Some days I just don’t know where I’m going to get the energy.
The boys’ constant demand for attention is so… demanding. The endless bickering, boundless messes, bottomless hunger… it all saps my energy.
While they themselves are unending bands of the stuff, bouncing and careening over any and all semblance of peace and order. And legos and play doh. And happy meal toys and wrappers. And the last remaining vestiges of nerves that make up my life.
I wonder… can I steal some of that energy? Harness it for the stamina I need to entertain these green goblins of go-gettedness for the next fourteen hours? The next fifteen years? Because I seem to have zero reserves of go-gettedness left. Zilch.
I don’t recall being anywhere near this kind of tired when my girls where little. But then again, I wasn’t anywhere near this kind of age when my girls were little. I was a young mom to young kids. Now I’m a — well, let’s just say an older mom to young kids.
Which makes my life way more than a wee-bit more exhausting. I would swear I’m anemic, but they’ve tested me for that.
Mercy. Most days I beg for mercy. And mercifully, most days, there’s the swimming pool.
Swimming is their favorite right now. They love to splash in the coolness, to feel the ripples across their shoulders, to dive beneath the surface and hear their warbling words come out in whomps that burst in bubbles above their drifting curls.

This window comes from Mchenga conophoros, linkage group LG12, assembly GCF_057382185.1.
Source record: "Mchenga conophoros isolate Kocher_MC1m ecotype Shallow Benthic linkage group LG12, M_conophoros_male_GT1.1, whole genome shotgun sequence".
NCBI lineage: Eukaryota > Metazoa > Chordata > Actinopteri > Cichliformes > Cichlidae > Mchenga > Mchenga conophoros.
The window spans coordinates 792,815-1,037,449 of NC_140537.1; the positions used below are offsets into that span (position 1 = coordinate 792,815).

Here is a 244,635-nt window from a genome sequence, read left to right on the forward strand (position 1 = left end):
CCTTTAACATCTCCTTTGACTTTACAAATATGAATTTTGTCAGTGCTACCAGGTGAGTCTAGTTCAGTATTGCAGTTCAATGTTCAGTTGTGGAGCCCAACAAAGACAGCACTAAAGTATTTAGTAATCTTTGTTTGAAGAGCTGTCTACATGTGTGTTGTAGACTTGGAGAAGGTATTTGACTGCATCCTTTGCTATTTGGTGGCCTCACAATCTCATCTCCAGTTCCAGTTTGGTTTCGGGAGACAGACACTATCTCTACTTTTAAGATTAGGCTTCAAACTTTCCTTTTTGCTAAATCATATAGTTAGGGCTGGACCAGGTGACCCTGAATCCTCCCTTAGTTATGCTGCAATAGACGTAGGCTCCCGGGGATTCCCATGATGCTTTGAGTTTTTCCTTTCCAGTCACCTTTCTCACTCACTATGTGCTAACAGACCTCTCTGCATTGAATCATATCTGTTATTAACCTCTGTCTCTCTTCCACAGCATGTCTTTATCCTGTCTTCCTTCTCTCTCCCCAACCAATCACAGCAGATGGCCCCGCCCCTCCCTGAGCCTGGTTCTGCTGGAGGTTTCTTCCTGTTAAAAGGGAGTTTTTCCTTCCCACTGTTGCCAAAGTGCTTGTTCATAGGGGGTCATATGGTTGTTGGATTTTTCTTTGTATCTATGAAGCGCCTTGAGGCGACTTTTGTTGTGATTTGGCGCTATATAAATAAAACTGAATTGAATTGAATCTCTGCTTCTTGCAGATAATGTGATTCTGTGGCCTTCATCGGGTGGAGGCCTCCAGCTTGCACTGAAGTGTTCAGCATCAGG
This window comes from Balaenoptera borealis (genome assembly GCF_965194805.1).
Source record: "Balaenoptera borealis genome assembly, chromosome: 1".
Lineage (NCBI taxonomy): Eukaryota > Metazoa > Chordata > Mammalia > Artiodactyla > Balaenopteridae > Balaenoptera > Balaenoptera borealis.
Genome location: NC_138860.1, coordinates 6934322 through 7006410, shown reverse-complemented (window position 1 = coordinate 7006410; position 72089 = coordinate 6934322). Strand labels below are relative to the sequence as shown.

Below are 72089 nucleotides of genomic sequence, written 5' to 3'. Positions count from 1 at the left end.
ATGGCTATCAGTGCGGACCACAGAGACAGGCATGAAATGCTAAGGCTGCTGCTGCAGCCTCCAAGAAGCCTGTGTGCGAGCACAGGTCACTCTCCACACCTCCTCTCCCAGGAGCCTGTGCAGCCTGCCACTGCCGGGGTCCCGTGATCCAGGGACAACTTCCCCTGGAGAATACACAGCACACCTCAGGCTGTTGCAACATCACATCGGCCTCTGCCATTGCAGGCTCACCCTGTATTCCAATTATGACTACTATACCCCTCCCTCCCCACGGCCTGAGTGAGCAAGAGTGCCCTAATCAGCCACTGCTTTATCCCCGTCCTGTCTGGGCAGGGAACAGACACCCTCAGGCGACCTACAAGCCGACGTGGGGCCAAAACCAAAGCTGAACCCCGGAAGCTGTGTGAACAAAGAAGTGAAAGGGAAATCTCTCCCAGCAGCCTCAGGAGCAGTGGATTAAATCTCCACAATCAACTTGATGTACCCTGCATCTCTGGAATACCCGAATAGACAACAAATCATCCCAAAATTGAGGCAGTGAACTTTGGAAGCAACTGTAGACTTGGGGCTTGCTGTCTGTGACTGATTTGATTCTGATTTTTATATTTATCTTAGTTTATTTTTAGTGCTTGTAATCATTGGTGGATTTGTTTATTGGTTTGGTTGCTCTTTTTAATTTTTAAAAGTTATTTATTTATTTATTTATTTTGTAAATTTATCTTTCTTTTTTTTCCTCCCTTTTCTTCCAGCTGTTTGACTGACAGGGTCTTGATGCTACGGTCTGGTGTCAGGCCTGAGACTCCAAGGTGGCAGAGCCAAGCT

So I take them to the pool. For them — and for me. It gives them play. And it gives me peace.
It’s the easiest part of my day right now. Demands diminish in the calm, soft ripples of silver and blue. The boys splash and play like sweet little sprites, and I’m granted a blessed disconnect from the harshness of my real — and really hard — world. Until…
My goggles are slipping! I’m hungry! My noodle is missing! There’s a frog in the pool! Parker won’t talk to me! Tate broke my head! I’m hungry!!!
The whines cut the calm like a chainsaw, severing it into the bloody little jagged pieces of pandemonium that is my life.
And it dawns on me. I’m not anemic. I’m exsanguinated. There’s nothing left to bleed.
I saw a story the other day from the Wall Street Journal celebrating a slew of women in their fifties, empty-nesters with newfound freedom to fly the coop and reinvent themselves.